Not every Californian agrees with the urgency of the state’s drive to fight climate change, but everyone ought to agree on one thing: When the state spends money to reduce greenhouse gases, every dollar counts and should be aimed at getting the best results.
Unfortunately, when it comes to using the multibillion-dollar Greenhouse Gas Reduction Fund, new reports show the state is largely wasting money, dropping enormous sums on projects that do little for the climate while skimping on effective work.
The nonpartisan Legislative Analyst’s Office recently studied spending on the wide variety of programs that are supposedly about stopping climate change. I’ve said for years that if the state is truly concerned about the climate, it urgently needs to look to its forests – which are unhealthy, thick with dead and dying trees and other heavy fuels, primed for massive fires whose smoke plumes are an enormous source of carbon emissions.
The LAO’s report agrees. Using data from the Air Resources Board, it found that investing in forest health achieved the best carbon benefits at the lowest cost of any greenhouse-gas program, tied with loans for recycling and waste diversion. For every four dollars the state spent, it reduced carbon emissions by a ton.
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For comparison, the average cost to avoid a ton of emissions was $57 – more than 10 times as costly as improving our forests. Some incentives for cleaner vehicles were even higher – as much as $725 per ton of carbon.
Now, in any private business, you’d invest your money where you were getting a great return and cut your losses elsewhere. That is not what the state has been doing. Just $8 million has gone toward healthy forests, while $850 million has been sunk into high-speed rail – whose greenhouse-gas benefits, if any, are so far in the future that they haven’t even been calculated.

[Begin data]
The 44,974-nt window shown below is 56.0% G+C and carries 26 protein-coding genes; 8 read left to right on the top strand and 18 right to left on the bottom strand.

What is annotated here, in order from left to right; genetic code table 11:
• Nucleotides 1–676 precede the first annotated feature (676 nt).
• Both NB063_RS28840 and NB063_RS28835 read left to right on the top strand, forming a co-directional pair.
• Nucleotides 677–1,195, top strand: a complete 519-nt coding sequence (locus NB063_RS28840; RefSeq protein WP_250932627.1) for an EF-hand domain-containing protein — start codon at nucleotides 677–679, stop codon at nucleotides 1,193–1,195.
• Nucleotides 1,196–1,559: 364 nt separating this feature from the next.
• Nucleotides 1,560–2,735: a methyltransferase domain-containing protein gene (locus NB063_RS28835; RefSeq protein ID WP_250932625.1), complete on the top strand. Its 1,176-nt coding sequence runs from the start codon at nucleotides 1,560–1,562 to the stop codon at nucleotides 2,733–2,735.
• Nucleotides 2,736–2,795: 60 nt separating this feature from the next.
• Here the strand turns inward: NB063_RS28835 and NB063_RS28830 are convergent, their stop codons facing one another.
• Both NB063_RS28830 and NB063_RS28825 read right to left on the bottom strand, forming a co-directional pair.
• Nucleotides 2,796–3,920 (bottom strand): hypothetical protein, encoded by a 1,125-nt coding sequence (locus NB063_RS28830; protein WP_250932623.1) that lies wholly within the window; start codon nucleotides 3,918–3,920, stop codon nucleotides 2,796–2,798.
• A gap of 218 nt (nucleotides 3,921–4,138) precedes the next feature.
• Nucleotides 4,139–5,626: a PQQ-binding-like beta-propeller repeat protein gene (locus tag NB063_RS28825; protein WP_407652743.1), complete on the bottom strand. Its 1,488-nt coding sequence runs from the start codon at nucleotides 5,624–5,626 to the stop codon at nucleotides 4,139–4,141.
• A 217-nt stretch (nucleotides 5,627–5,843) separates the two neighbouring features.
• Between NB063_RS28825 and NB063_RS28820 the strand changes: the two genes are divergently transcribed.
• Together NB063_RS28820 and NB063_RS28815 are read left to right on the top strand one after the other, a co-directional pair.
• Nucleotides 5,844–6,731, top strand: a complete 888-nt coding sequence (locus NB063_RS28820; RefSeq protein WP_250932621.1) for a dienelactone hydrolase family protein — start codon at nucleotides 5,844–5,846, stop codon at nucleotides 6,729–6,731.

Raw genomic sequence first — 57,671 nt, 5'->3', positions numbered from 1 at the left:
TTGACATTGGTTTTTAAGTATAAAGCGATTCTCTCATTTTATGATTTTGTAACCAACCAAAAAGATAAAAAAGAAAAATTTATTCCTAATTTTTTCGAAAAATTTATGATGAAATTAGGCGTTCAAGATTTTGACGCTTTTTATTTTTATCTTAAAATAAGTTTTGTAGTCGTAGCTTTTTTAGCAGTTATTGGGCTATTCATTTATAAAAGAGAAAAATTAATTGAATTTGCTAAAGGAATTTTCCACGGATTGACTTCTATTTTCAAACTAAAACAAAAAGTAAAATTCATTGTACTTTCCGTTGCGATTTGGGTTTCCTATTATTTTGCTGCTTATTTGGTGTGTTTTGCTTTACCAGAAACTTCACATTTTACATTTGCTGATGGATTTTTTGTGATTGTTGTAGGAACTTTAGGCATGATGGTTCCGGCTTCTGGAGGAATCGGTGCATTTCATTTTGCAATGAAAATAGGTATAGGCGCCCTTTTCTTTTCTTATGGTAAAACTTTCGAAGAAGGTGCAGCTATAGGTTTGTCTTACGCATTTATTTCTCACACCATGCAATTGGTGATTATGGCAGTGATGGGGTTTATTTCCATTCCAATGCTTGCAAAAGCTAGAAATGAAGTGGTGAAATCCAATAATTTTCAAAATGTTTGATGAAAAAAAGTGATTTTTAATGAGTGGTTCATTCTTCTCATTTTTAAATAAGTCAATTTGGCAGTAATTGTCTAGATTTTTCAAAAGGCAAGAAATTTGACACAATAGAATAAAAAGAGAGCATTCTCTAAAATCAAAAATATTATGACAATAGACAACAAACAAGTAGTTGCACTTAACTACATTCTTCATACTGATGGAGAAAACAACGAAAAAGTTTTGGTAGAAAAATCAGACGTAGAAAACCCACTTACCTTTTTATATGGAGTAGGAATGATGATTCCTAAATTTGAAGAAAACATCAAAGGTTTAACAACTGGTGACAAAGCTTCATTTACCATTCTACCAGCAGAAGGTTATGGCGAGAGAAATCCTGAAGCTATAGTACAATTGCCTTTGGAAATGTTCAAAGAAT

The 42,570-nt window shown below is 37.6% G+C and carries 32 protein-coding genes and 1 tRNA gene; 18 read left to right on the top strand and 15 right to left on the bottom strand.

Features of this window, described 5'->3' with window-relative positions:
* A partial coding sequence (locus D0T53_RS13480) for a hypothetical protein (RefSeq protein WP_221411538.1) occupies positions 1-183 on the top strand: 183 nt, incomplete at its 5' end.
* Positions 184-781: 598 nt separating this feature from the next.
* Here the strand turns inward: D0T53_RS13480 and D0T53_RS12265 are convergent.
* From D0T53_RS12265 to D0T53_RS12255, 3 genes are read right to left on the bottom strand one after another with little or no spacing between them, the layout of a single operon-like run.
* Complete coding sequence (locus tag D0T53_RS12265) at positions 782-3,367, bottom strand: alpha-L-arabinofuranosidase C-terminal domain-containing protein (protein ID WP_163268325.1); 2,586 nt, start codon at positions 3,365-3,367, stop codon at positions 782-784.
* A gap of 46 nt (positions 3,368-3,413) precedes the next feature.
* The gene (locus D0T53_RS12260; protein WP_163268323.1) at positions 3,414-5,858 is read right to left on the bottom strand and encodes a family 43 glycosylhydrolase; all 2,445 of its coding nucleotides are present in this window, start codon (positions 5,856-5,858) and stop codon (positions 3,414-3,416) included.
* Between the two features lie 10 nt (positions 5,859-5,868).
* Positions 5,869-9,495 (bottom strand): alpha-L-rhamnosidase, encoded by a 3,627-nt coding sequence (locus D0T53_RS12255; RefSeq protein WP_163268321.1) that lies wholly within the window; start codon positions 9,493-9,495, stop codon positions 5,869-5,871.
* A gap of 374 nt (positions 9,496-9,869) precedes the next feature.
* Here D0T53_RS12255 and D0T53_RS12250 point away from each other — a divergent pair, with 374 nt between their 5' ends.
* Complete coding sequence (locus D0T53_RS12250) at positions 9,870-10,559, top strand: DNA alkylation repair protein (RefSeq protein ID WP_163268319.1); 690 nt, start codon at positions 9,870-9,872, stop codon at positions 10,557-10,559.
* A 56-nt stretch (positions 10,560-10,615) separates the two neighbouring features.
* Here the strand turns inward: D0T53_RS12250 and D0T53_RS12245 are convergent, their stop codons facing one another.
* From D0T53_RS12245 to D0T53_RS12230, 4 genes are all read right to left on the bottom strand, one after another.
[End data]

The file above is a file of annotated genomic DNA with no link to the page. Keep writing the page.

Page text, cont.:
More than $200 million went to other transit and rail projects at a cost per ton of carbon more than 60 times higher than forestry. Affordable housing took more than $150 million, at a cost 50 times higher.
Meanwhile, as the legislative analyst’s report notes, the money comes from a cap-and-trade auction where utilities and industries must buy permits for every ton of carbon they emit. The cost? Between $11 and $13 per ton.
The market imposes discipline. If an energy-saving project costs more than $13 per ton, then it just doesn’t pencil out for a business. Politics obviously has a different rulebook.
But if we’re serious about climate, we need to tame the growth of destructive, stand-replacing megafires. We need to thin forests – which historically burned often but lightly – to a more natural condition, where their trees will grow larger and store more carbon longer. Forest scientists have charted a path, and from neighborhood Fire Safe Councils to the U.S. Forest Service, plans are on the shelf waiting for funding to carry out.
The benefits, meanwhile, will go beyond climate. Communities and firefighters alike will be safer. Our mountain streams will provide cleaner water for all Californians. The state, which has spent $3 billion fighting fires since 2008, will cut its costs dramatically over time.
If we really care about the climate, we need to put our money where it will actually make a difference – especially in healthy forests. Otherwise, we’re just greenwashing a multibillion-dollar slush fund.
Assemblyman Brian Dahle, R-Bieber, represents the 1st Assembly District, including the northern Sierra Nevada from Lake Tahoe to the Oregon border.